China / Health

Doctor points to hypertension gap

By Meng Fan (China Daily) Updated: 2016-07-30 07:42

Doctor points to hypertension gap
Yu Zhenqiu, director of the hypertension department at Anzhen Hospital in Beijing, talks to a patient on Friday. Provided to China Daily

The key to the overall success of hypertension control in China is improved clinical capacity for grassroots level physicians and a multidisciplinary approach to intervention, according to a senior specialist.

The country currently has 330 million hypertension sufferers and the condition is spreading, according to the National Health and Family Planning Commission. About 46 percent of the sufferers are aware of their condition, and 41 percent receive treatment.

However, only 14 percent have their blood pressure under good control.

Nearly 90 percent of patients were treated at county-level hospitals or even smaller ones.

"The gap is largely due to poor management and limited capacity at the grassroots level and a lack of concerted efforts," said Yu Zhenqiu, director of the hypertension department at Anzhen Hospital in Beijing.

Hypertension has become a widespread disease, he said, so it is essential for society to undertake mass prevention and treatment, a process that requires the participation of different levels of medical institutions and doctors.

To help with capacity building for follow-up treatment and behavior intervention, Yu suggested training programs highlighting the key role of county-level hospitals.

Currently, China has more than 12,000 county-level hospitals, accounting for half of all health institutions nationwide. They are handling the medical needs of 70 percent of the entire population.

"Their competence is key to overall success," Yu said.

Doctors from county-level hospitals should regularly participate in one- to three-month training programs led by senior specialists at large hospitals, Yu said. In turn, the doctors can spread the knowledge and skills learned to physicians at township-level hospitals or village clinics.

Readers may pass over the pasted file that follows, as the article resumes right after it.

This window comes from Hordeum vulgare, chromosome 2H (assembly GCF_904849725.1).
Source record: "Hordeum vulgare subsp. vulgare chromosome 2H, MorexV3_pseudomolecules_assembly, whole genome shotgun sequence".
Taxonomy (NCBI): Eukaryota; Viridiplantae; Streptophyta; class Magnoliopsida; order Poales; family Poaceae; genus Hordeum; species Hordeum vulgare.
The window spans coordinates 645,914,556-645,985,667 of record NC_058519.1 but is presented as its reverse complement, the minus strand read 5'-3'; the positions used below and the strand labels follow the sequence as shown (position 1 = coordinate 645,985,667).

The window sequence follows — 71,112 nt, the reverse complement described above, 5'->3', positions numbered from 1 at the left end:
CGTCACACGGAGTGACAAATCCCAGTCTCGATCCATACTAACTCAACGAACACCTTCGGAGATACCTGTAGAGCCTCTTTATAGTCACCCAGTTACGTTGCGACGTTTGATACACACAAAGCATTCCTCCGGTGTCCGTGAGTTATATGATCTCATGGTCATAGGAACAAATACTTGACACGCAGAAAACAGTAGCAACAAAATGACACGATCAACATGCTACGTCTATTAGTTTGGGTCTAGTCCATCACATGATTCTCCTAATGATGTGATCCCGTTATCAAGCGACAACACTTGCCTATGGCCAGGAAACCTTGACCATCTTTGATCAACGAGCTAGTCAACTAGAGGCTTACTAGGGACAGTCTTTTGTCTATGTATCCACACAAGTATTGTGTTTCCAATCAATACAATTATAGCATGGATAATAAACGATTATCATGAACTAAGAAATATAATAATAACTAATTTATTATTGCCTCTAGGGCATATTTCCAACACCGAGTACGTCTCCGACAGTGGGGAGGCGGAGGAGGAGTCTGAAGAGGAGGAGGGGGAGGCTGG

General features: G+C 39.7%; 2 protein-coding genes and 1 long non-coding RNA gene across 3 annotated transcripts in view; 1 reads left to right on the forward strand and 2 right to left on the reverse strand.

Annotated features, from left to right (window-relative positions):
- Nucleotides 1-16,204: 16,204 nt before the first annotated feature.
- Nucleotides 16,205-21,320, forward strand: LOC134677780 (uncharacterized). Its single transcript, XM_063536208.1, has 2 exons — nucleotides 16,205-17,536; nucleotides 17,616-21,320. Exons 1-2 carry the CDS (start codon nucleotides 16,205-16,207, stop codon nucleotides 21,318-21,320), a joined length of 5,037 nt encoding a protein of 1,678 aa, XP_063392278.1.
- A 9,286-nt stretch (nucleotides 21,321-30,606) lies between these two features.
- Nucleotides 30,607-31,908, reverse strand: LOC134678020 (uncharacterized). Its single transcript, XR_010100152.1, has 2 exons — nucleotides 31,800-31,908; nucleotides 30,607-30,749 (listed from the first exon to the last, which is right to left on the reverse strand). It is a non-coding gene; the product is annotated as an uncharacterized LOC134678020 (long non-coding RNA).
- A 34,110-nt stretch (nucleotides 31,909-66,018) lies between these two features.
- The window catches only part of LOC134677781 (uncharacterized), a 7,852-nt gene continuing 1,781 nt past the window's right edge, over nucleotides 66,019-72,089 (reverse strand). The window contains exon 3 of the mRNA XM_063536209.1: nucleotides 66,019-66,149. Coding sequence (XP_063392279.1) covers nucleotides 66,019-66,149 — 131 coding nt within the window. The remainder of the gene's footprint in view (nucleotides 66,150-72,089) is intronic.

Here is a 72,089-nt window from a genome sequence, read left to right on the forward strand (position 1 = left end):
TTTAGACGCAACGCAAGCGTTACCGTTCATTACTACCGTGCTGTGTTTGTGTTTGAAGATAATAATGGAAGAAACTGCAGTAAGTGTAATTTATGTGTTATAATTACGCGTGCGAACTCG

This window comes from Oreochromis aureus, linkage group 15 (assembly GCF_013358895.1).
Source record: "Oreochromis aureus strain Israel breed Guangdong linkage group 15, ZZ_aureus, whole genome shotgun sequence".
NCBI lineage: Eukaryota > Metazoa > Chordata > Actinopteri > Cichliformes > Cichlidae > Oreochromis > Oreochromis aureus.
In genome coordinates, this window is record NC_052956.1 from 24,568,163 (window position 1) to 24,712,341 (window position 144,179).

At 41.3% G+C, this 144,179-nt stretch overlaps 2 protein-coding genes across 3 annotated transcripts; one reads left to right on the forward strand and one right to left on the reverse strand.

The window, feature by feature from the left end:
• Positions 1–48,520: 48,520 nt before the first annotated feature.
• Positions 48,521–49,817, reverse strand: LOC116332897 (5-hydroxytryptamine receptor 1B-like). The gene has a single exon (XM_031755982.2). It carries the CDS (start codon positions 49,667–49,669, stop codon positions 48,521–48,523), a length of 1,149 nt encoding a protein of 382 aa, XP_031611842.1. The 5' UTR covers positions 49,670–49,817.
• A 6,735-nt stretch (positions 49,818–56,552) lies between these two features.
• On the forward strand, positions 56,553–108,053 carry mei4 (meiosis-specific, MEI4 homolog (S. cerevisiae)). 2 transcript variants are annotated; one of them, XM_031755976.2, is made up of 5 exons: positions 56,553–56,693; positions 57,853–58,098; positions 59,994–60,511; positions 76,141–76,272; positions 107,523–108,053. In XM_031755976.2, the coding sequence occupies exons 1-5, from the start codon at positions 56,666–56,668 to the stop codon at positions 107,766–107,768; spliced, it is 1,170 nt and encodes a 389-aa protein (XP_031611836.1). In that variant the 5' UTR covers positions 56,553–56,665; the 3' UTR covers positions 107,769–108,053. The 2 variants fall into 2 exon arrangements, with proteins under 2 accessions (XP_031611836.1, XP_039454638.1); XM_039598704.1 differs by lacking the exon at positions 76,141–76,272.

Yu has helped train dozens of grassroots physicians nationwide.

Zhang Hongyu, a medic in the public health department of a township-level hospital in the Inner Mongolia autonomous region, said the training by Yu was helpful but "a very rare opportunity for doctors at the grassroots level".

She now is on a one-month training program in Yu's department.

Doctor points to hypertension gap

Through the on-site training, she said, "I got to know how to treat people with a combination of drugs and to administer related health checks for more targeted intervention."

Yu suggested the health authorities should mobilize senior specialists to help train doctors at county-level hospitals.

Such training should be carried out and coordinated by the hypertension departments of large hospitals, highlighting a multidisciplinary treatment approach.

At Anzhen, Yu set up related specialty groups - kidney, endocrinology, the nervous system, and maternity - within the hypertension department.

These specialties are interrelated, he said. For example, "getting hypertension under control helps with intervention in heart disease", he said.

In a conventional approach, heart disease cannot be diagnosed until a patient shows evident symptoms, such as chest tightness, pain and heart palpitation. But many early-stage cardiology patients show no symptoms at all.

As hypertension is treated, he said, "sometimes heart diseases are diagnosed well before the onset of cardiac symptoms". That helps prevent life-threatening heart attacks.

That demonstrates the importance of an independent hypertension department, he said, adding that many large hospitals currently have such as department.

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